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Examining how penalties shape the Steelers’ offensive drives in 2019

When a flag is thrown during a Steelers’ drive, it has a significant impact on the result

NFL: Cleveland Browns at Pittsburgh Steelers Philip G. Pavely-USA TODAY Sports

I had a question posed to me this week which caused me to dive quite deep into the Steelers 2019 season. When asked about how penalties affect Steelers’ drives, both the person who asked the question and myself assumed we had an idea of the result as we were just looking for the data to back up our hypothesis. But the more I searched, the more the data was telling a different story.

So how do penalties affect the offensive drives for the 2019 Pittsburgh Steelers? When the Steelers are set back, does it significantly hinder their ability to put up points? Or does it not really make a significant difference in the long run? In this weeks installment of Crunching the Numbers, we’ll take a look at all the Steelers’ drives in 2019 and evaluate the percentages of how often they score points when a penalty is enforced.


To set the stage for this exercise, it is important to first look at the Steelers totals for 2019. Of the Steelers 144 offensive drives, they have scored points in some manner in exactly one-third of their possessions. The Steelers have had a drive resulting in a touchdown 22 times (15.3%) and a field goal 26 times (18.1%). The Steelers have had 57 of their offensive drives end in a punt which is 39.6% of their total drives. They’ve had 39 drives end by some other means than a punt or a score. Drives which fit into this “other’ category include a turnover, the end of the half, the end of the game, a safety, turning the ball over on downs, or a missed field goal. Between the other category and punts, they comprises 66.7% of all Steelers’ drives.


Of the Steelers 144 offensive drives, 82 of them have had no penalties accepted for either team. On these drives, the Steelers have only scored nine touchdowns (11.0%) and 10 field goals (12.2%) which means the Steelers have a scoring rate of 23.2%. Surprisingly, the Steelers actually score points at a rate of 10% less than their total average when there are no penalties called. In these drives, the Steelers have punted 35 times (42.7%) and have given the ball up by some other means 28 times (34.1%). So when there is no penalty called, over three-quarters of the Steelers’ drives have ended without points.


Here is where the data starts to take an even more interesting turn. In looking at the 29 drives in where the only penalties accepted were against the Steelers when they were on offense, they score at a rate of 24.1%. With four touchdown drives and three field goals, the Steelers actually score with a slightly higher percentage when there is an offensive penalty then if there was no penalty at all.


So how is the Steelers total scoring percentage higher than when there are no penalties? It’s because of the Steelers overwhelming success rate on drives where there is only a penalty accepted against the defense. Of the 18 drives where the Steelers have not surrendered a penalty but have accepted one against their opponent, they have scored on an overwhelming 88.9%. These scores have come as six touchdown drives and 10 field-goal drives. In all, The Steelers have only punted twice in 2019 on a drive where the only penalty called was on the defense. Along with only two punts, there have been no drives ended by the any other means. The Steelers have scored points on 16 of 18 of these drives .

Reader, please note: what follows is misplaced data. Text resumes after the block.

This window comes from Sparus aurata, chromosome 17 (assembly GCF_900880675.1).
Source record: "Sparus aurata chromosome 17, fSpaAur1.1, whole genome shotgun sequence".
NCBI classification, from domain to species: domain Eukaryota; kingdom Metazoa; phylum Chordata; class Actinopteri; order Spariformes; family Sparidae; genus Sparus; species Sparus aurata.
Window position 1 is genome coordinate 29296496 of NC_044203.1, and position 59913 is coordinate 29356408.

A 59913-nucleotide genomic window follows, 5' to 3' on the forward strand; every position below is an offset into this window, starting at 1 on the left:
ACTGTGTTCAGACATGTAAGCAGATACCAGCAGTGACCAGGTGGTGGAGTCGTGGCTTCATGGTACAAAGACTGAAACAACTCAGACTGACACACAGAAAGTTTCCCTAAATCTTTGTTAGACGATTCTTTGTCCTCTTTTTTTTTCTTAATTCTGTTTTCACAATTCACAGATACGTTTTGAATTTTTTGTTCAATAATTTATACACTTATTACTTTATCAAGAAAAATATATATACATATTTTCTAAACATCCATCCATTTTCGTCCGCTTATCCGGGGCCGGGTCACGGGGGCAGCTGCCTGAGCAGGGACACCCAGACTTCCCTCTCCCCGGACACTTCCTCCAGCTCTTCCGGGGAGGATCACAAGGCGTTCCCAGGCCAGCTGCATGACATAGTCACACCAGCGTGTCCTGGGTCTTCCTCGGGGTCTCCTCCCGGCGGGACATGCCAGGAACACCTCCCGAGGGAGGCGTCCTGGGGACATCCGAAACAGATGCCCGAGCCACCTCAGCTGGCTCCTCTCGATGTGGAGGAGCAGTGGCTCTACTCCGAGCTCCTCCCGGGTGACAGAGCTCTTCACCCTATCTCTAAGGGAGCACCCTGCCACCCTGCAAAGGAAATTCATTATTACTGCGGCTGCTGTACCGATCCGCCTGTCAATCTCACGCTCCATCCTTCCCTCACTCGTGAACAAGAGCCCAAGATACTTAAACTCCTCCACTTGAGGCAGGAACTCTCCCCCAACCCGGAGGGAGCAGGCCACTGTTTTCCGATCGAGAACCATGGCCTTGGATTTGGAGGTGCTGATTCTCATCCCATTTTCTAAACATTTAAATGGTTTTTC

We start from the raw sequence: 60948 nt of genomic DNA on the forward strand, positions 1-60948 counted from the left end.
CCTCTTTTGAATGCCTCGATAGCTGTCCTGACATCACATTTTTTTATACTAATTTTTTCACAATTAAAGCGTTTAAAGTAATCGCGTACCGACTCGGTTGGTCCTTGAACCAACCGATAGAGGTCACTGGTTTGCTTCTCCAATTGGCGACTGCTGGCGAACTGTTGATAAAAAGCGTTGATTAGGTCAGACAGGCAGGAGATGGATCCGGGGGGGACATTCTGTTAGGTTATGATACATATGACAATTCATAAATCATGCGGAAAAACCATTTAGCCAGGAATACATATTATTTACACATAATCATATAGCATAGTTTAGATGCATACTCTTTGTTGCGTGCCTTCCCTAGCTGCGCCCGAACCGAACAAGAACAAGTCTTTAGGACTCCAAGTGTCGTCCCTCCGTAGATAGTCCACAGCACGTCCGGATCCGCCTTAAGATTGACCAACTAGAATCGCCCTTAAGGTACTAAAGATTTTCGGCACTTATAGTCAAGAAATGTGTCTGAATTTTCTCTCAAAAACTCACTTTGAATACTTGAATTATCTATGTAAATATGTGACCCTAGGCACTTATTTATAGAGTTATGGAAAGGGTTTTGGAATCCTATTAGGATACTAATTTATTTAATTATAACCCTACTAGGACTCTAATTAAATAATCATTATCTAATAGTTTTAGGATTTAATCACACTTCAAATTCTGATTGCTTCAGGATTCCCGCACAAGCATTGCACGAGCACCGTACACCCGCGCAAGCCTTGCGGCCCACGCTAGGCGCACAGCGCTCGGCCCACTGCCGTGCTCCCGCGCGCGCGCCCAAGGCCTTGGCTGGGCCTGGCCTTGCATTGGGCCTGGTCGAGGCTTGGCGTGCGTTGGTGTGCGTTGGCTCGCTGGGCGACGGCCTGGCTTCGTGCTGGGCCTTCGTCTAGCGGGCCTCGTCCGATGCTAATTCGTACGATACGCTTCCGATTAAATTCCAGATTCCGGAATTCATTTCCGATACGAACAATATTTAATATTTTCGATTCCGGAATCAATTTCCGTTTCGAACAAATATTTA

The only category remaining is the 15 drives in which there were penalties called on both the offense and defense. Many times these penalties were even in number, but not necessarily all. Sometimes there may have been more penalties on the offense while others may have had drives where the defense was penalized more. For these drives, the Steelers have scored on 40% of them with three drives being touchdowns and another three being field goals. The Steelers have punted five times and have given the ball up four times by one of the other categories.


Here was the number which I thought was very interesting. In looking at any drive in which a penalty was called on the defense whether there was a penalty on the offense at some point or not, the Steelers score points on two-thirds of these drives. The scoring rate of 66.7% comes with 27.2% rate of touchdowns and 39.4% for field goals. Only one-third of the time do the Steelers not score points with 21.2% of the drives ending in a punt and 12.1% ending some other way.

In 2019, the Steelers have been held scoreless on 66.7% of all their drives. But if there is an accepted penalty on the defense including drives where the Steelers were also penalized, they score at the same 66.7% rate. So if a penalty is enforced on the defense, the scoring rate is flipped.

When taking the time to look at every drive of the 2019 Pittsburgh Steelers, I expected scoring success rates to plummet on any occasion in which they suffered an offensive penalty they had to overcome. Surprisingly, it was not the offensive penalties which significantly changes the outcome of the drive. Instead, it has been the Steelers taking advantage of defensive penalties in order to put points on the board.

As for the Buffalo Bills, they have the ninth most defensive penalties in the NFL for 2019. Averaging three penalties on the defensive side of the ball each game, can the Steelers take advantage to put points on the board? Can their high rate of success in cashing in on the defenses mistakes guide them to a win on Sunday night? Please leave your answers in the comments below!